A gentleman who had been robbed by his servant forgave him on condition that he would promise to abandon his bad habits. This promise he so far kept, and conducted himself so steadily as to accumulate enough money to enable him to marry, and to keep an inn on a much frequented road. About twenty years after, the gentleman travelling that way, came to lodge with his old servant, whom he did not recollect until the man came forward, made himself known, and expressed how gratified and happy he was in again waiting upon him.
He gave him the most handsome room and the best fare, but the night had no sooner set in than the perfidious wretch, after so much show of attachment, stabbed his old master with a dagger, threw his body into a cart, and carried it to a river at the back of the house. In order to avoid discovery, and to prevent the body from rising to the surface of the water, he pierced the corpse with a long stake sharpened at one end, which he pushed so far into the mud that only a very small portion of the stake was visible. A few days after some ravens arrived from all directions and crowded to the spot.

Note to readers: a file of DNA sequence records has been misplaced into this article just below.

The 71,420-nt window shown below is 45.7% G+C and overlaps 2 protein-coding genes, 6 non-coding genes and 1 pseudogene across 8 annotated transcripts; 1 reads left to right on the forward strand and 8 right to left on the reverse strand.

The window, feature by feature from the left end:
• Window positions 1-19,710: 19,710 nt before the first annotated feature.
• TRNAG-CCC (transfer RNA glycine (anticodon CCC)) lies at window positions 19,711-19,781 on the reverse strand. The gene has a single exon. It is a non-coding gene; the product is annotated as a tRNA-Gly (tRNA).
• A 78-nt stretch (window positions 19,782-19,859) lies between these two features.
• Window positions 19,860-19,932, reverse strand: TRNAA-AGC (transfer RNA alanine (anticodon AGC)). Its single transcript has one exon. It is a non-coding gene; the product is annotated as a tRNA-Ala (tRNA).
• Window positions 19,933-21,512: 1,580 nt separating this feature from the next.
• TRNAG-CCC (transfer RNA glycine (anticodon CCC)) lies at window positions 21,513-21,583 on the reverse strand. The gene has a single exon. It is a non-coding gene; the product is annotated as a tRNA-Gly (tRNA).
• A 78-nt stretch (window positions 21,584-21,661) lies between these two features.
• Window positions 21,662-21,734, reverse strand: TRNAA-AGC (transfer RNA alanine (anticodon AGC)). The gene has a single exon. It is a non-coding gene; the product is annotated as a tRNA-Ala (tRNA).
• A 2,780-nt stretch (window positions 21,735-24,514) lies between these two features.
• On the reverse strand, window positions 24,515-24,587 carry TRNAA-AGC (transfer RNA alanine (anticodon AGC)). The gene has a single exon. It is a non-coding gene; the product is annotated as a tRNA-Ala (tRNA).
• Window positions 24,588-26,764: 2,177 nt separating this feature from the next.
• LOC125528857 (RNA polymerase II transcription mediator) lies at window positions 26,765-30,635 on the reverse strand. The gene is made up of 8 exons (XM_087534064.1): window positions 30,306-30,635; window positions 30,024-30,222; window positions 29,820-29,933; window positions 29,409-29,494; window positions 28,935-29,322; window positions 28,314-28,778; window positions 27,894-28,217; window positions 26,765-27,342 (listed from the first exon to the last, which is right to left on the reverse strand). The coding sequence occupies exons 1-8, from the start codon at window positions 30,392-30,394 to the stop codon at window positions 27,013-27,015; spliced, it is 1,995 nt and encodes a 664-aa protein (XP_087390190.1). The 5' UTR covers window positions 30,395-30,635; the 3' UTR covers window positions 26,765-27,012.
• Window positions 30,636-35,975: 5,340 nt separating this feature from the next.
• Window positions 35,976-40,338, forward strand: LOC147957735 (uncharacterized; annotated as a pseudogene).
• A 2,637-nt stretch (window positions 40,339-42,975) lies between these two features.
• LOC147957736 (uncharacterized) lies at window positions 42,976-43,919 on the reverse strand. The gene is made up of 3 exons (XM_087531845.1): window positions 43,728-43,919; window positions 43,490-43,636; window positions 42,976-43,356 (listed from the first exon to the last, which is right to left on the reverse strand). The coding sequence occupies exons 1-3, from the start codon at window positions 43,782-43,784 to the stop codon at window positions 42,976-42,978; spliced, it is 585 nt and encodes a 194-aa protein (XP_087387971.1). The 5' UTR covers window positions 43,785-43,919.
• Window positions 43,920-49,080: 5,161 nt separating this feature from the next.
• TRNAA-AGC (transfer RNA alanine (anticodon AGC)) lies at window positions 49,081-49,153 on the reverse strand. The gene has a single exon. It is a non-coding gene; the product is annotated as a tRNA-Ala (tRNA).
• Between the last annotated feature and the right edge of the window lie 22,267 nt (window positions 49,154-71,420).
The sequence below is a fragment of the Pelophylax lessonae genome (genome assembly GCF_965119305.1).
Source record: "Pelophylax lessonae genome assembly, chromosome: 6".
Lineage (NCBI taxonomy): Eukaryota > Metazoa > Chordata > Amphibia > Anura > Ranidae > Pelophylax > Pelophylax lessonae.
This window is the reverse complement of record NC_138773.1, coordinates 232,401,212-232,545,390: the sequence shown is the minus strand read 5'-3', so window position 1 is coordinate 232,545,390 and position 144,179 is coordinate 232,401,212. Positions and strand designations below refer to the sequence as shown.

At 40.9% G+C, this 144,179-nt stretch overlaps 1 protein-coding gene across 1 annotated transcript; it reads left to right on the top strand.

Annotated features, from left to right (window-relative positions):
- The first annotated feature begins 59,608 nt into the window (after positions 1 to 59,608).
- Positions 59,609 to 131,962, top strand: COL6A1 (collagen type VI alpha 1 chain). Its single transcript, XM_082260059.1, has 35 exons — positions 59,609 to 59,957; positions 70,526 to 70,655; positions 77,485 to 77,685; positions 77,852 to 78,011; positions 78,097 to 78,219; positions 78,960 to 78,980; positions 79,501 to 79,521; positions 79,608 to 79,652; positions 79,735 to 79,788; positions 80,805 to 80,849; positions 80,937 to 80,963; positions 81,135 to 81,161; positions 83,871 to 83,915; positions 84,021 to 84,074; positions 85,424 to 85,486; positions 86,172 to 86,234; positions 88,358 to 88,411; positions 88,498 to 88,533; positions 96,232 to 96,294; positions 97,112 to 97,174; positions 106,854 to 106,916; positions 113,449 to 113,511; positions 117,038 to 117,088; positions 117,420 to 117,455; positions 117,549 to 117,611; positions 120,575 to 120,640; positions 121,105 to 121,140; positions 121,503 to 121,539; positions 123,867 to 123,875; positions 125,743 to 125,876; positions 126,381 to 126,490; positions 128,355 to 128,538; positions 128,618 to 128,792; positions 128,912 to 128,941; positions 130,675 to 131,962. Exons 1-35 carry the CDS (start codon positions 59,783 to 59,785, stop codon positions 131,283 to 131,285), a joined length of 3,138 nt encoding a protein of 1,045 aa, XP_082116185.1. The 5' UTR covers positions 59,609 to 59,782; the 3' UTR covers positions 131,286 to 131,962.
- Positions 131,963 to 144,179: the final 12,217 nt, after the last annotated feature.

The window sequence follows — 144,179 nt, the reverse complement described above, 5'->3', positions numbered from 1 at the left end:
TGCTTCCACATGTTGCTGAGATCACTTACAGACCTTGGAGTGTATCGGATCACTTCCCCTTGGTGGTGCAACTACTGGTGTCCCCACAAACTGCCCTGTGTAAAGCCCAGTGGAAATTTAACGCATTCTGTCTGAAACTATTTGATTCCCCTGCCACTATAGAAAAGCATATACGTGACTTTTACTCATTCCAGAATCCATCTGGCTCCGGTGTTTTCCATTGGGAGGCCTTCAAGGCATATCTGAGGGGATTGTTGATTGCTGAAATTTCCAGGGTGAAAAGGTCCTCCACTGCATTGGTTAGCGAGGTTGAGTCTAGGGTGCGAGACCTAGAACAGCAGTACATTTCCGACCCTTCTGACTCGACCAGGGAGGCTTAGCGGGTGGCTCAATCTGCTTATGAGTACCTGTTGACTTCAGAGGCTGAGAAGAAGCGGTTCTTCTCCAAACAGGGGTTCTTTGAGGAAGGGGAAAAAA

Their increasing croaking, altogether unusual at the place, led the inhabitants to fancy a thousand foolish things. The pertinacity of the birds was such, that it was useless to attempt driving them away. Curiosty was aroused In such a manner that the stake was at length with difficulty drawn out, which was no sooner done than the body rose to the surface of the water. The wheel-marks of the cart having been traced to the back of the inn, the master was taken up on suspicion and confessed his crime.
Hogg, John. The parlour menagerie [signed J.H.], 1878.